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In the galaxy I'm worldbuilding for my science-fantasy series, by far the most important planet in the galaxy is an ecumenopolis called Ishga. What I had in mind for this planet is something resembling Coruscant from Star Wars, with either the entirety or the vast majority of the planet covered in a thick urban sprawl with many different levels and sublevels stacked on top of each other, some so far down that they are only lit artificially. However, Ishga differs from Coruscant in that a narrow band around the equator is left uninhabited, essentially a giant wildlife refuge where the original native wildlife of the planet can flourish. Even with this change though, the sheer amount of ultra-high-density urban land on the planet would give it a population in the trillions, which for the purposes of my book series, I cannot allow (Ishga's population far exceeding even two billion would put it at such an advantage compared to the other worlds that there would be no real stakes in the galactic war my series is about). How do I have an ecumenopolis like this but still have a reasonable compared to the other worlds (2 billion or less) population?

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    $\begingroup$ Are you asking for backstory justification for your vast, empty cityscape? Surely it would easier to just have something else cool but sensibly sized, instead of the aforementioned vast and empty cityscape? $\endgroup$ Mar 22 at 13:01
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    $\begingroup$ Build Ishga on a small moon, instead of a planet. $\endgroup$ Mar 22 at 13:49
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    $\begingroup$ I'm pleased you like my suggestions, but you should consider leaving questions open for longer before accepting an answer. You may get some amazing responses from people in other timezones! $\endgroup$
    – K. Morgan
    Mar 22 at 18:56
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    $\begingroup$ Downvoted because the question is nonsensical: if you have that sort of metropolis, or anything remotely close to it, your population is not reasonable. It's also not possible for it to be self-sufficient in food. (Or anything else.) $\endgroup$
    – jamesqf
    Mar 22 at 20:03
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    $\begingroup$ Trillions isn't even correct, it's more like quadrillions. An ecumenopolis on an Earth sized planet for 2 billion people is like building the Burj Khalifa to house a single person. Why did it become an ecumenopolis in the first place? I think you've missed the point of world building. $\endgroup$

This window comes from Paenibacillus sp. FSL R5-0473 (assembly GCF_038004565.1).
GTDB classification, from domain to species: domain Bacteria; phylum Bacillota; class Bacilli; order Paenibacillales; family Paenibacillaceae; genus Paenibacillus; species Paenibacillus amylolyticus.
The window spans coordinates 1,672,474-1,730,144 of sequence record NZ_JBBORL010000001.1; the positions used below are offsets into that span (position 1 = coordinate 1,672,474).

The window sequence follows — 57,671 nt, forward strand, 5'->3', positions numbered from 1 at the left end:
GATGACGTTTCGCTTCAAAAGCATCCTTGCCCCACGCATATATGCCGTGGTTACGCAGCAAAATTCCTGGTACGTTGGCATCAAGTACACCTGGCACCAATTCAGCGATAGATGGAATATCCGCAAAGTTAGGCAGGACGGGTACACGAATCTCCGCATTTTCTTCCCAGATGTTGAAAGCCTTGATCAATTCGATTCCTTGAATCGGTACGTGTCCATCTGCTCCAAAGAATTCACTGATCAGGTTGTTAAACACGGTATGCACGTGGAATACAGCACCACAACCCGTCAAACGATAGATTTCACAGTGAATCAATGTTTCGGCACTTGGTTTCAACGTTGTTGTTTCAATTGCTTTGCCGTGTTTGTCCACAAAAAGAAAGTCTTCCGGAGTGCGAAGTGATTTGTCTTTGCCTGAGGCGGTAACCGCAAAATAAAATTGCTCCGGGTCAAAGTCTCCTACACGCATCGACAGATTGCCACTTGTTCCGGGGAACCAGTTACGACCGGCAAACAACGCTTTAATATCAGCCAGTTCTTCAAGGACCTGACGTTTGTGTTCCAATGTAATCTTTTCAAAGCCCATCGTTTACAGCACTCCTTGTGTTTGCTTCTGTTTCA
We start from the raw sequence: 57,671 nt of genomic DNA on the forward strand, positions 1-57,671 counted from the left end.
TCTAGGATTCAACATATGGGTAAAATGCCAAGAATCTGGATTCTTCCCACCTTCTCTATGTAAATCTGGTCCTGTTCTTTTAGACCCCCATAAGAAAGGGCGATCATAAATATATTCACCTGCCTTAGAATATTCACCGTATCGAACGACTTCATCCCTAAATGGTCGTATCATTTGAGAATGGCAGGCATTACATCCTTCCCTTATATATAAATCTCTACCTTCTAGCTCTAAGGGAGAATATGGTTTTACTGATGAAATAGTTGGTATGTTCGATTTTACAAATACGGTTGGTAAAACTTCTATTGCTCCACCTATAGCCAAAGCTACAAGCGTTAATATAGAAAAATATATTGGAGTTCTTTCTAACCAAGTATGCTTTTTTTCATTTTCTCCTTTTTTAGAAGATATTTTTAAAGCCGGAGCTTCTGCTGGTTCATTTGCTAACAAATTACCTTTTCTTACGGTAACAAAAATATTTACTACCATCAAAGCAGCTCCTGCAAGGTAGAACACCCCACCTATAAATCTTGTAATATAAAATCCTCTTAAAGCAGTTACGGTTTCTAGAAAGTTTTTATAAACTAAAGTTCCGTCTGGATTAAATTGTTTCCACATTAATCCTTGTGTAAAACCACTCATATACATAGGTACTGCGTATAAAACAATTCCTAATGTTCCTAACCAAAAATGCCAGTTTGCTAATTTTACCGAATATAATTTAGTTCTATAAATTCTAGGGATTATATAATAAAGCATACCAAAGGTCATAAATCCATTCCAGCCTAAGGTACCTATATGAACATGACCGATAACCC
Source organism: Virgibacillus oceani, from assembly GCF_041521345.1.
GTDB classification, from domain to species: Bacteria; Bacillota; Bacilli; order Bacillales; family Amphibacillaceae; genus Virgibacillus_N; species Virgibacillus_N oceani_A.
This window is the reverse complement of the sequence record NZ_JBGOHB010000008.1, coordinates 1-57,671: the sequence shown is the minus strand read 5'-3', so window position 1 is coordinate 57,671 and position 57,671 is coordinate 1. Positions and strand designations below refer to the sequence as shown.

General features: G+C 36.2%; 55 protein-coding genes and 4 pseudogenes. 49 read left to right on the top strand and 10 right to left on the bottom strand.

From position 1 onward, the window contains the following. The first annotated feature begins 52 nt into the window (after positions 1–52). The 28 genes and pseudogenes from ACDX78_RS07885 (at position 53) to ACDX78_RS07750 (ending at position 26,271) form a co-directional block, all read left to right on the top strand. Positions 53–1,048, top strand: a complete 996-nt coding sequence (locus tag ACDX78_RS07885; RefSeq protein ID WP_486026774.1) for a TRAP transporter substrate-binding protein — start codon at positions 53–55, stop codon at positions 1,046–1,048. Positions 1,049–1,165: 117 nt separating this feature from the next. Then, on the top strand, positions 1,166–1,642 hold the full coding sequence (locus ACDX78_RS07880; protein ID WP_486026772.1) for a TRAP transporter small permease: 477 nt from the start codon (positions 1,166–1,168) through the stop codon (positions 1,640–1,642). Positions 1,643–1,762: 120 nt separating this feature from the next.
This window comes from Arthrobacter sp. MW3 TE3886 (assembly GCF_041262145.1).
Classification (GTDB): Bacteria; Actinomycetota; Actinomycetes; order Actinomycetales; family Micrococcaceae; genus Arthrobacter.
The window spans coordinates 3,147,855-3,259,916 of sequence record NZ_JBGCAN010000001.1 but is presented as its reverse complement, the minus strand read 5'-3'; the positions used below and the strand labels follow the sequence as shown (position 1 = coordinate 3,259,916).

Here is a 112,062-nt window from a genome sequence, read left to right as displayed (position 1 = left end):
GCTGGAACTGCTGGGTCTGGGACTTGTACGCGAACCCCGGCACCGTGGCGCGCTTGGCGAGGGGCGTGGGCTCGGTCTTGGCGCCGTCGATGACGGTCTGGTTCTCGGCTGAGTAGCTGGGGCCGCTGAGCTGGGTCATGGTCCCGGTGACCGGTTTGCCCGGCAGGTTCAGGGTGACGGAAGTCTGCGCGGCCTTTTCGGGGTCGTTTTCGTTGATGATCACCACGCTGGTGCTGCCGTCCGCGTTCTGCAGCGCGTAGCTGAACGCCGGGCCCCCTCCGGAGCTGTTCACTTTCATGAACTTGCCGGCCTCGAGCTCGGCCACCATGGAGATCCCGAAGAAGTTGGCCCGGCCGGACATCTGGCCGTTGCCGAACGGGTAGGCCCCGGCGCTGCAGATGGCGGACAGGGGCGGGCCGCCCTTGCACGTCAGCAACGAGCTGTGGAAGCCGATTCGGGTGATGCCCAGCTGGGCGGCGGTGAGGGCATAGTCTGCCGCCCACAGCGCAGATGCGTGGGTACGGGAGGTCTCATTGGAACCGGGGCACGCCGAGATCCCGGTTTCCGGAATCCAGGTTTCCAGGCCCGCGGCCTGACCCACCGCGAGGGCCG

– Harabeck
    Mar 22 at 21:47

19 Answers 19

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Unchecked, the human population is likely to increase to the planet's ability to sustain it. So first let's look at reasons why it would be so small.

Option #1

A world of urban sprawl is presumably already mostly supplied by off-world colonies, so the limit would not be how much can be produced on Ishga but the supply logistics of bringing it in from off-world. There are only so many freight lanes to the garden colonies!

Option #2

Ishga is self-sufficient and has to produce all of its resources locally (i.e. no off-world supplies). If the planet is covered in buildings (and the nature preserve is well-policed) there's a limit to how much food and water will be available from rooftop gardens etc.

So the population is naturally limited, though some government control may also be necessary to avoid regular famine. Which leads to..

Option #3

The planet may have natural or artificial population control that means the birth rate does not exceed the death rate. This could be explained by the need to avoid civil wars, to avoid starvation, or all manner of social or religions reasons. Pick one!

Now you have to explain why the planet is covered in buildings

There are plenty of possible reasons for this too. Following Option #1, perhaps the entire planet is given over to ship manufacturing, or science labs, or exanet data centres, or whatever. Maybe half the continent is unpopulated, it's just some drone-filled Space Amazon warehouse.

Per Option #2, perhaps that land wasn't useful for food production anyway - previous generations turned it into a desert or a polluted wasteland, or perhaps it just was never fertile in the first place. So you might as well build big.

Per Option #3, maybe half the planet is covered in temples devoted to chasity?

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    $\begingroup$ Option #2 also has another consequence. Producing resources takes space. Think of warehouses full of hydroponics, giant power generators, water treatment plants, factories churning out everything from war machines to plastic toys, storage for the robots that maintain all of those and so on. If you combine this with a very hedonistic, wasteful society, you can probably fill all the lower layers with these and have the majority live in penthouses up top. Add the tendency of rich families having few children, you can have a planet planned for 100 billion with a population stagnating at 2. $\endgroup$